Zambrano willing to waive no-trade clause

It’s not too surprising to hear that Cubs players are going to be more than willing to get out of Chicago, but Carlos Zambrano had been insistent in the past in his desire to stay with the Cubs. Not so anymore.

“If they come to me and want to trade me, obviously it’s because they don’t want me here anymore,” Zambrano told the website. “I always say that. I’ll be here until the Cubs decide to trade me.” 

“I won’t be like other players with no-trade clauses and say, ‘No, I want to stay here, I want to stay here,’” Zambrano said, according to the website. “I’ve heard rumors. I’ve already talked to my family. They said, ‘It’s OK. If you think it’s good for you, if you feel you want to be traded, do it.’” — Carlos Zambrano

Now seems a good time to look at Zambrano’s trade value, which isn’t going to be much of anything. What we want to know is how much we can expect the Cubs to pay throughout the remainder of Z’s contract.

While Zambrano’s ERA isn’t all that impressive, his FIP is in line with his career average at 3.83 and ZiPS projects 3.66 the remainder of the season. As we’ve done with the other players, we’re assuming he’s traded on July 31st. This means Zambano will have $6 million left on his contract this season and $18 million next year. We could expect him to pitch 65 innings the final two months of the season.

At a 3.66 FIP and 65 innings pitched, Zambrano is worth 1.2 WAR and $6.25 million the final two months. Next year he’d be projected at about 3.4 WAR or about $16.8 million. The total $WAR is $23.1 mllion. Z is owed $24 million over the final two months this year and next season so the difference really isn’t as large as you’d think. It’s definitely not as much as I was thinking.

Let’s say that Z’s value drops a bit because of his inconsistency and or clubhouse issues. Both are real concerns and any team that trades for him is likely going to consider that. So let’s drop his $WAR by $5 million and take it down $18.1 million. That seems reasonable.

If he’s a type B free agent that adds $2.5 million so he’s worth $20.6 million in a trade. To a desperate team, that discount probably doesn’t exist so he may be worth as much as $25.6 million. Either way, the Cubs aren’t going to get much in return and that’s not really the point. The point of trading Zambrano is to get salary relief.

The Cubs are looking at a trade in which they get maybe a low level prospect in return who is too old for his level or send along about $3 to $5 million. Another option is to send even more and get a better prospect, but I’m not sure that’s worth it. If I’m the Cubs, I’m trying to send as little as possible and couldn’t care less what I get in return.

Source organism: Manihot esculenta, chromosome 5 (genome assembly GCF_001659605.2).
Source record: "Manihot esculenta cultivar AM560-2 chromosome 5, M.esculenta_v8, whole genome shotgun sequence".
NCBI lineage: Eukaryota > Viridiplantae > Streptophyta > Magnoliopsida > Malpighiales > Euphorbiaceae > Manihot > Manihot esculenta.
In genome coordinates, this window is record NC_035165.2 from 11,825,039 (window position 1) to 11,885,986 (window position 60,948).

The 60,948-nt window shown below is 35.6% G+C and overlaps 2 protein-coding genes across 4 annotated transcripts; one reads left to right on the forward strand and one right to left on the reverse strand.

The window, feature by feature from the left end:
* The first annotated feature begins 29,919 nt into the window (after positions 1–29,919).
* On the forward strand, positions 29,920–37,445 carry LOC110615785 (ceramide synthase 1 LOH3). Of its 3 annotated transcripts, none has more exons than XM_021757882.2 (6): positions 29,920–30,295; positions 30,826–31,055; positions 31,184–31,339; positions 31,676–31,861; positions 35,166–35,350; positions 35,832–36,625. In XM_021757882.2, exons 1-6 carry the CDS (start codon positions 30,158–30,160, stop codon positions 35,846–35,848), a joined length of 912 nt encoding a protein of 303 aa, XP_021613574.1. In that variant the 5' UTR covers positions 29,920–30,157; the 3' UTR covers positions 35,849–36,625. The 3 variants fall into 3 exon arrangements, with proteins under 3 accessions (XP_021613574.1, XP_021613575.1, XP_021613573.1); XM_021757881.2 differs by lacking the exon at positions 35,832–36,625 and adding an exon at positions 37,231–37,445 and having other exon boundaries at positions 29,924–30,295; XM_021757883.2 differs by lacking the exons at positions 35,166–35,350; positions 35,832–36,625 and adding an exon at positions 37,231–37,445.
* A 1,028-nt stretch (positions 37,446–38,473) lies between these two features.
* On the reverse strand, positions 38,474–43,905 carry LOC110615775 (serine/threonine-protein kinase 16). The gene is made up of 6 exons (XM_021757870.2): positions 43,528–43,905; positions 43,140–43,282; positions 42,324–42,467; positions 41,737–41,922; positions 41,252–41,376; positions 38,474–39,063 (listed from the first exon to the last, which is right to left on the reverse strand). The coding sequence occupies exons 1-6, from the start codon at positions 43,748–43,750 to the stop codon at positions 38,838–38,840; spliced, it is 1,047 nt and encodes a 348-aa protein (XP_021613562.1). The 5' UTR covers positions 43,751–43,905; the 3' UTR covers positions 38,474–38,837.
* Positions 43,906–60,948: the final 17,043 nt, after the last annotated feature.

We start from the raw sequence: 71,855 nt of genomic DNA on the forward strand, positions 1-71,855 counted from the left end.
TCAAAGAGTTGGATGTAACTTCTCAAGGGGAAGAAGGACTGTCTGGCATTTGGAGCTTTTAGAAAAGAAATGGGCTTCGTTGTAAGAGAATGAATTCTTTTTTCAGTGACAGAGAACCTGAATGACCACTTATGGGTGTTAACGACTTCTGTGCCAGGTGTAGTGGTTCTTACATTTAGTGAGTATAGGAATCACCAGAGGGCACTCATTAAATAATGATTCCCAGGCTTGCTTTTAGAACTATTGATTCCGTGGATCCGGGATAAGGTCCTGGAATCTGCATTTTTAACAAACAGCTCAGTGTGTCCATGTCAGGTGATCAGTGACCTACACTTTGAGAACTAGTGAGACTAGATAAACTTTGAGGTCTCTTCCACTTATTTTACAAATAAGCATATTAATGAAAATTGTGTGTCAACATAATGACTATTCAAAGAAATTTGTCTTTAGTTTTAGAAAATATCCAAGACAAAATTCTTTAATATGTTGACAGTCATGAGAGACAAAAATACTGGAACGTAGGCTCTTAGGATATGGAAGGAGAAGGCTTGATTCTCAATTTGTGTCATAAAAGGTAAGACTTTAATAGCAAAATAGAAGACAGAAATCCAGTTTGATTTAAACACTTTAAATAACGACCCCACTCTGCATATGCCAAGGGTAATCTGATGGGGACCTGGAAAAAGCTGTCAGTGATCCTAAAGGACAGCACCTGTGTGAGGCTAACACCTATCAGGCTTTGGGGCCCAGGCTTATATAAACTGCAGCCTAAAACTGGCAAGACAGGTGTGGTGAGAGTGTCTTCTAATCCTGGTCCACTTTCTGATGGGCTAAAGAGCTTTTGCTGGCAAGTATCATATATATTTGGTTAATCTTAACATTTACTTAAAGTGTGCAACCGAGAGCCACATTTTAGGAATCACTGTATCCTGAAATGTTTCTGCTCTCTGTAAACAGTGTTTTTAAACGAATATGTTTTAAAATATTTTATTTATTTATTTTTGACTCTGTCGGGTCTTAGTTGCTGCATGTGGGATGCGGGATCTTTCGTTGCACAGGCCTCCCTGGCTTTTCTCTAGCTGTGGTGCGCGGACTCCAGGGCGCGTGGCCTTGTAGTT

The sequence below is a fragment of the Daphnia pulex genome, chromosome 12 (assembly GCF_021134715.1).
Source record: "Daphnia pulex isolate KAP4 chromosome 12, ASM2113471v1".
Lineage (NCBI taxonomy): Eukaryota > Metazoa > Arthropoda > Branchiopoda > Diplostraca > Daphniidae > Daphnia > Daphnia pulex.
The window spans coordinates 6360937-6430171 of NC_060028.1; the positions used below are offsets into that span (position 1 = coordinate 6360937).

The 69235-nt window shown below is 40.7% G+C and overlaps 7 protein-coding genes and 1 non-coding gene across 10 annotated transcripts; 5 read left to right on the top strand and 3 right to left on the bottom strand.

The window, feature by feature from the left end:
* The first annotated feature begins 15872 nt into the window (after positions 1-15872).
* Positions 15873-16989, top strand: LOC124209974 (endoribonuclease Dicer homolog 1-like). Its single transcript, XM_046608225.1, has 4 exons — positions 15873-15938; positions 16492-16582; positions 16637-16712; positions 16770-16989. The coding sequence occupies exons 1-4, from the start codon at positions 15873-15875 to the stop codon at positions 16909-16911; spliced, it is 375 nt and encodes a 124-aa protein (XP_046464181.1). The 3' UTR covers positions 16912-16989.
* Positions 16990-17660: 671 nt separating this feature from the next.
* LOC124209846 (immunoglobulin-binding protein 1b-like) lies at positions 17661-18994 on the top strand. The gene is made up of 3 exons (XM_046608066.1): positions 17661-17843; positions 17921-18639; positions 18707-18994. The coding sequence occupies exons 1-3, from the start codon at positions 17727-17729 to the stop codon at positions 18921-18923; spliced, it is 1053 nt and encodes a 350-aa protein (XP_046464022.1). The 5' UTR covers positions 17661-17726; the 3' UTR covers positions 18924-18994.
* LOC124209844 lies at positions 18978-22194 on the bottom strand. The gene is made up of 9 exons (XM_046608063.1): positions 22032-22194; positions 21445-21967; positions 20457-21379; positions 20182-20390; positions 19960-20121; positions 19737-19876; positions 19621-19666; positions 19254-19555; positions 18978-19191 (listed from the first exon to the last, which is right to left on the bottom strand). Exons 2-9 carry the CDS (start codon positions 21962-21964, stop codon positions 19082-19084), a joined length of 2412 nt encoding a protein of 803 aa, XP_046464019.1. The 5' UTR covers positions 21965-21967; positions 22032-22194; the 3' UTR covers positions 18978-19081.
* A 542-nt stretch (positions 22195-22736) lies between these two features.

If Zambrano is traded, I’m going to miss him. I’ve loved watching him pitch since he moved into the rotation in 2002 and have enjoyed him since. I like the energy. I like that he wears his emotions on his sleeve. I like that he cares so much about winning baseball games. I also like that he’s fallible. What I like most, though, is that he admits his mistakes and has apologized when he steps over the line. A lot of people as good as he’s been wouldn’t even consider doing that, but Zambrano has.

I doubt he’s always been a great teammate. I’m sure some will enjoy their time with the Cubs more without him. I don’t doubt for a moment that he was difficult to coach. I imagine any player who shows the energy he does and wears the emotions on his sleeve like he does is a difficult person to be coached. I also have no doubt whatsoever that Zambrano has gotten the most out of his talent. Here’s a guy who wasn’t really a top prospect. All he’s done is become one of the best pitchers in Chicago Cubs history and he’s done so with remarkably little support from the fans.

I haven’t enjoyed watching a player more than Zambrano since Greg Maddux. I watched Maddux pitch for the Braves when he was traded and I’ll watch Zambrano pitch for whatever team he goes to next. He’s not as good as he once was, but it’s must-see TV for me. Every once in awhile, much like Maddux his second time around with the Cubs, you’d get a glimpse at what he once was and at his best, he was damn good.

h/t to Rice Cube


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